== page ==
Ok that was a poor attempt. And, yes, now you know why I cannot be a part of the development sector. I can never ever cook up a sentence like that. Sometimes I want to devote my whole life to the cause of simplifying the language used by development sector and governments. I put up a tough fight every time at work and am glad I win sometimes.

But my dears, that is the success of being someone people know and think of as great. A very sensible woman I met in one of the workshops (among the few who actually do good work told me a very interesting thing: Write so no one understands what you have written and speak or write verbosely on controversial topics so people don�t know what you are talking about. It sounds good and so is good. This I have noted time and again I true.

Sometimes I believe the corporate sector with its open discriminations, prejudices and sometimes activities is by far better. At least the pretence is not there. Sustainable development, pro-poor development and many such popular key-words are used indiscriminately. You talk about solutions for people without taking them into the dialogue process. Oh yes dialogue process are there, haven�t you seen the mega- conferences on which lakhs are spent. But where are the people you are talking about? Power, monetary or administrative brings with it, a thought, �I know� and the moment this starts, all is lost. Most projects money never really reaches the person whom it is meant for.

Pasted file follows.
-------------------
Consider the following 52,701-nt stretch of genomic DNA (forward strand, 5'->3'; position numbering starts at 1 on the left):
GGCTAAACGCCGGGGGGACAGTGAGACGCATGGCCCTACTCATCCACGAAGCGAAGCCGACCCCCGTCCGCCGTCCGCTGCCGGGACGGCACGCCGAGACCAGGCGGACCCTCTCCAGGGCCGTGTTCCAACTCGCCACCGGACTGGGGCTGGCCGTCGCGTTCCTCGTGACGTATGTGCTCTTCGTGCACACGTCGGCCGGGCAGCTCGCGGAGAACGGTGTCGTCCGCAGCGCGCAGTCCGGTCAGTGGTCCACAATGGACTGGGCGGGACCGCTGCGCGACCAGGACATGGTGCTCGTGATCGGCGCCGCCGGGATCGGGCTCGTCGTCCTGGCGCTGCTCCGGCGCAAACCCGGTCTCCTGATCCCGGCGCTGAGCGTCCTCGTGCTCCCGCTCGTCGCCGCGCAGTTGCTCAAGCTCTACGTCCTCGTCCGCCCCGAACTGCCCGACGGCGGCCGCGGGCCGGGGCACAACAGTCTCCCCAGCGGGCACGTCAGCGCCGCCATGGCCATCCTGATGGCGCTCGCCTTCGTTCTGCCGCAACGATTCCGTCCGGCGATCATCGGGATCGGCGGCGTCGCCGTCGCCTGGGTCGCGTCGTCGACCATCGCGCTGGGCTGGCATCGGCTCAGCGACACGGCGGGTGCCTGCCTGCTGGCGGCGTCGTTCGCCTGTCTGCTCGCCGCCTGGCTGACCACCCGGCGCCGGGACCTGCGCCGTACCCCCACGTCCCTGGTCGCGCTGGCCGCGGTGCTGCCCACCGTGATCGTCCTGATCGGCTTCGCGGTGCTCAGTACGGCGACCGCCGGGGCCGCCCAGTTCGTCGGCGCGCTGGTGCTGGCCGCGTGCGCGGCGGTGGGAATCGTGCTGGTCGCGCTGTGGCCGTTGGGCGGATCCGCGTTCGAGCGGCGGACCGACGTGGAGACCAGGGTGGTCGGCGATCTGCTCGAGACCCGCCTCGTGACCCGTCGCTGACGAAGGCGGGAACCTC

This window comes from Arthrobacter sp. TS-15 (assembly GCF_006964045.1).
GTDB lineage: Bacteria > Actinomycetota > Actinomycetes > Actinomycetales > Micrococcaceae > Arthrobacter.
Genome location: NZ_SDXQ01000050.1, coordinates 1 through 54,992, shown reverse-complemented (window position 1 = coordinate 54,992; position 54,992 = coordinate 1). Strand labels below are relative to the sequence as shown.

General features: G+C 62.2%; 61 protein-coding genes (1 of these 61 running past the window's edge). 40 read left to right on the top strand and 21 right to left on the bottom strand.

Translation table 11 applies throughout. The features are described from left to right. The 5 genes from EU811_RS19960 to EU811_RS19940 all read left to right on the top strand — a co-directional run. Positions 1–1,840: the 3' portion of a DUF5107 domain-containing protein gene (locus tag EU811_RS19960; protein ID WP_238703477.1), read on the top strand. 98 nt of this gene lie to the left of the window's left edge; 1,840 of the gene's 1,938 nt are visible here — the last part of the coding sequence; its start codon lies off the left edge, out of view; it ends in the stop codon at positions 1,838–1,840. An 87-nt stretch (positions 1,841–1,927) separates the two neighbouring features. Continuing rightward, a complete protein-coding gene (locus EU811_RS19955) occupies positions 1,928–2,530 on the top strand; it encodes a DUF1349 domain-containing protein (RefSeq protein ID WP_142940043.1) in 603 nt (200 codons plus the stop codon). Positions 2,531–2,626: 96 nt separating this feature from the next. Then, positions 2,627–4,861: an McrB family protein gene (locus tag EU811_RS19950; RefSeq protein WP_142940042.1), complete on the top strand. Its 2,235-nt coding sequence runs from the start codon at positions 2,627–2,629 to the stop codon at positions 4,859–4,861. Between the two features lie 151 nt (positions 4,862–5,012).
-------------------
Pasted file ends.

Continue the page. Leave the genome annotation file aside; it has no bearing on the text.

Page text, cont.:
God, I am tempted to write about so much more in this blog. There is so much more I want to say. If only I didn�t have these stupid values I carry inside. But a lot of what I see out there disappoints me. But I also want to do some work that makes a difference to someone. That day will hopefully not be very far away. I am so eager to get back to freelance writing/editing and working for the development sector part-time. I need to find people who really mean what they say and who do what they say. I know that this middle path is the best. I am really not meant to work full time anywhere. If I only write am unhappy, if i only work in the Development sector – all the accompanying nonsense makes me unhappy. So I am going to do both.

Someone give me a job!